These words might seem to present a pessimistic and negative vision of the future, but if religion (any religion) takes on political power, then there is no room for democracy, equality under the law, or respect for others.  If this seems farfetched, listen to the Deputy Speaker of the Knesset, Betzalel Smotrich, of the Jewish Home Party, who dubbed his political agenda “the subjugation plan” (Haaretz, May 16, 2017).  Under his plan, “the Palestinians will be given three choices – to leave the country; to live in Israel with the status of ‘resident alien,’ because…according to Jewish law there must always be some inferiority, or to resist, and then the Israel Defense Forces will know what to do.”  Smotrich was inspired by the Midrash on the Book of Joshua where God commanded the ancient Israelites to annihilate the indigenous people of Jericho. This is Smotrich’s final solution.

 

This face of Zionism has grown uglier and scarier by the day.  The government of Israel has been sure to keep it hidden from western Christians and even western Jews.  But it is slowly becoming more conspicuous to a growing number of people.

 

The Israeli unification of Jerusalem is a farce.  It is true that Israel conquered East Jerusalem but it has not been able to unify it.  The Palestinian people refuse to accept it.  It is occupied territory.  Most Israeli people do not set foot in it.  Most Jewish taxi cabs refuse to come to it.  Even Israeli ambulances do not come without military escort.  In spite of Israel’s Judaization of it, it is still by and large a Palestinian city.

 

What are the challenges ahead?

 

It is important to realize that the struggle for justice will take a much longer time than we have anticipated, and much more effort.  It seems unlikely that the United Nations, the United States, the European Union, the Arab League, or any other local or international body is willing or capable of resolving the conflict.  The Palestinian people became the victims and were sacrificed so that the West could atone for the sin of anti-Semitism.  Israel and its occupation is empowered militarily and economically by the western countries who will continue to defend it politically regardless of its violations of human rights and international law.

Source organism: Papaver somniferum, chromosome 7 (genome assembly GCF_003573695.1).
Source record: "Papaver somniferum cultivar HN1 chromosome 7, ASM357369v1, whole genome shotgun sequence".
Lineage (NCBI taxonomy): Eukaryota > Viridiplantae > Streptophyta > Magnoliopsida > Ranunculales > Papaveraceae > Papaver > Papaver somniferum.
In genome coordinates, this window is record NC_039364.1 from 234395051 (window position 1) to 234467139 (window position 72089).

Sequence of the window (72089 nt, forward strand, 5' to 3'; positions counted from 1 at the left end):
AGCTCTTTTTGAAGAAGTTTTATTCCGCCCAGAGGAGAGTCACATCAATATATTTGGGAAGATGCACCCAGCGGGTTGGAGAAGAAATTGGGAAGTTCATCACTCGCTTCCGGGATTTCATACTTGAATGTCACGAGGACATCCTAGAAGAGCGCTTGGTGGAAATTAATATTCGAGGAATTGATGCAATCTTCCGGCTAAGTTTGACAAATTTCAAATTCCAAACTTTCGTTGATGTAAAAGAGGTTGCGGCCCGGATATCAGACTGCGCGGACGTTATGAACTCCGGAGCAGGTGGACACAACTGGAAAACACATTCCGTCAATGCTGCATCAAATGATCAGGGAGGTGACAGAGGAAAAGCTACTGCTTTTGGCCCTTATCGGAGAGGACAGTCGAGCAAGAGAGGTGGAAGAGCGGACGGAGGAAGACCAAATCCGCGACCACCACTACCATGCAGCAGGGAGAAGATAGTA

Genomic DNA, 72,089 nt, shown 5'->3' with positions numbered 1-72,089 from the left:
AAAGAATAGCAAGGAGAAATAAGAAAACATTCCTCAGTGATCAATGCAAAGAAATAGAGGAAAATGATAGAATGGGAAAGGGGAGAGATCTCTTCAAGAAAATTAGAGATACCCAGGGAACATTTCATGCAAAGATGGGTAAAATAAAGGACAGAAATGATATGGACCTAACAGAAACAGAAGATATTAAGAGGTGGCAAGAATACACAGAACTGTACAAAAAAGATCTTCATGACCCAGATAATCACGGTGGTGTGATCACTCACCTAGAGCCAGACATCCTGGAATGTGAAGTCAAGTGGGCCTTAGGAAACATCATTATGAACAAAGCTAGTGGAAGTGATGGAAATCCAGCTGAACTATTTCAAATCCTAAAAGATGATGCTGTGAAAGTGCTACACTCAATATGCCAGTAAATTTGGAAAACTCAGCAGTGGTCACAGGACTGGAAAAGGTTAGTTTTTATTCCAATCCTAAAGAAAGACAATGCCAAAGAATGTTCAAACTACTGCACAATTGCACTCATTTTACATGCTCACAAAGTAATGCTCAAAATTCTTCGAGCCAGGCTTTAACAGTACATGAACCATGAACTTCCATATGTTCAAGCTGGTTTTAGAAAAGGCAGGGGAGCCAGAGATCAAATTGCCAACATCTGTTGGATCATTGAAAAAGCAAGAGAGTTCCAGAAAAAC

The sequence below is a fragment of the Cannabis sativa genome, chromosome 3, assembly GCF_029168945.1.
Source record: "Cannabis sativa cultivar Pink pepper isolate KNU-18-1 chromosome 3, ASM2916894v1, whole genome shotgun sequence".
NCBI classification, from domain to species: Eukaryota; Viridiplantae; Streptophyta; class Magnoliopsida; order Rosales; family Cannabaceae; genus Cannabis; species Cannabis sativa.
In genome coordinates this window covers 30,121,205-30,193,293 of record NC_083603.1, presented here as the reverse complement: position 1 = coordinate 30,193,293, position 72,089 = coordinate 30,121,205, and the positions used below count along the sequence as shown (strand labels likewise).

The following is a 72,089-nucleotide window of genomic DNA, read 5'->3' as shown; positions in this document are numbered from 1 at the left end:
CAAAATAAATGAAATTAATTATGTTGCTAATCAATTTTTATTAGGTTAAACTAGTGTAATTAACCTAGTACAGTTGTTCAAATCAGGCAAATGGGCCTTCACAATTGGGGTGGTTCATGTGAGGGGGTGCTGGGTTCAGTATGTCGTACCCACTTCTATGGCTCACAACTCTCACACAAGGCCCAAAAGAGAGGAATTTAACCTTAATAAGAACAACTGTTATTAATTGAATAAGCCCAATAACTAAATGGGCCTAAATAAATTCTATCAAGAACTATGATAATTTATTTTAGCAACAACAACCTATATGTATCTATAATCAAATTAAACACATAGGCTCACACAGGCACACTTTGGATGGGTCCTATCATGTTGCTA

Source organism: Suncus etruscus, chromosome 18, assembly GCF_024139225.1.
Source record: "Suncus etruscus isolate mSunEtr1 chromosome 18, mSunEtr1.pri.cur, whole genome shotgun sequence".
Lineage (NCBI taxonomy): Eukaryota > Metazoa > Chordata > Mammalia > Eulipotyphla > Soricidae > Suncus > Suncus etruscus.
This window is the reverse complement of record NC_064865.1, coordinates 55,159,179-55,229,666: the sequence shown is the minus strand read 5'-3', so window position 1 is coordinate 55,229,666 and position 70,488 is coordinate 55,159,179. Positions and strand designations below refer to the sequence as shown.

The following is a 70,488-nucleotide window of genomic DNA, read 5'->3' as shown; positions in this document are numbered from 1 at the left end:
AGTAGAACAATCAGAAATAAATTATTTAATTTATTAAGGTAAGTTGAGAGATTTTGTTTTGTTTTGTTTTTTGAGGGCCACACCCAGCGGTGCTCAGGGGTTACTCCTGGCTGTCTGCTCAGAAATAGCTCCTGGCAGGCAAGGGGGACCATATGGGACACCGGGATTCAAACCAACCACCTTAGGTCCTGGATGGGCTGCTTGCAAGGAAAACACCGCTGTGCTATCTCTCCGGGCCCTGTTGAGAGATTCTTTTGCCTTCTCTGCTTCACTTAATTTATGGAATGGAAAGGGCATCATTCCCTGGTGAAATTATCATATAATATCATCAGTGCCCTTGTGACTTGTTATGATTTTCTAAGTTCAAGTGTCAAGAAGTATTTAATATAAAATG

Our Palestinian people need to invest in alternative power that Israel does not possess, namely, the power of nonviolence.  We need to build a culture of peace and nonviolence.  Daily mass nonviolent rallies need to take place throughout the land until the world community begins to hear again the cry of the Palestinians.  Our people need to discover and believe in the amazing power of nonviolence.    Israel has built its state on the power of violence.  We need to build our state on the power of peace and nonviolence. Nonviolence can take many forms such as political and economic pressure, because Israel will not end the occupation until it becomes costly.  Today it is profitable.

 

For the local and international churches:  Justice and peace is the work of the church.  Jesus was very political when he said, “Blessed are the peacemakers for they shall be called children of God.”  Peacemaking is part of the essence of the church’s work.  If the clergy are not engaged, then a very important dimension of their ministry is missing.  The prophetic voice of church leaders must be heard.  It must be undergirded by a clear, nonviolent strategy, and courage.

 

We need the help of the Jewish people:  It is true that the Palestine/Israel conflict is between Zionist Israel and the Palestinians.  But it is also a conflict between justice and injustice, between international law and tribal and nationalist ideologies.  There are an increasing number of Jews who are conscientious about justice for the Palestinians on the basis of UN resolutions and international law.  We challenge them to step up their struggle against injustice and oppression.  They can do much more.  We need their help.

 

There can never be peace without justice, and justice will never die so long as there are people who yearn for it, work for it, and sacrifice for it.  It could, and may take a long time.  In fact, it is time for the Palestinians who cannot even come to visit Jerusalem to adopt the slogan of our cousins, “Next year in Jerusalem.”  Our people must continue to live in the hope of liberation and peace, remembering the words of the Apostle Paul, “[we know] that suffering produces endurance, and endurance produces character, and character produces hope, and hope does not disappoint us, because God’s love has been poured into our hearts through the Holy Spirit that has been given to us” (Romans 5:3-5).

 

Naim Ateek

Chair of Sabeel Board, Jerusalem

June 5, 2017

Sabeel Statement on 50 Years of Occupation

Déclaration de Sabeel Jérusalem sur 50 ans d’occupation F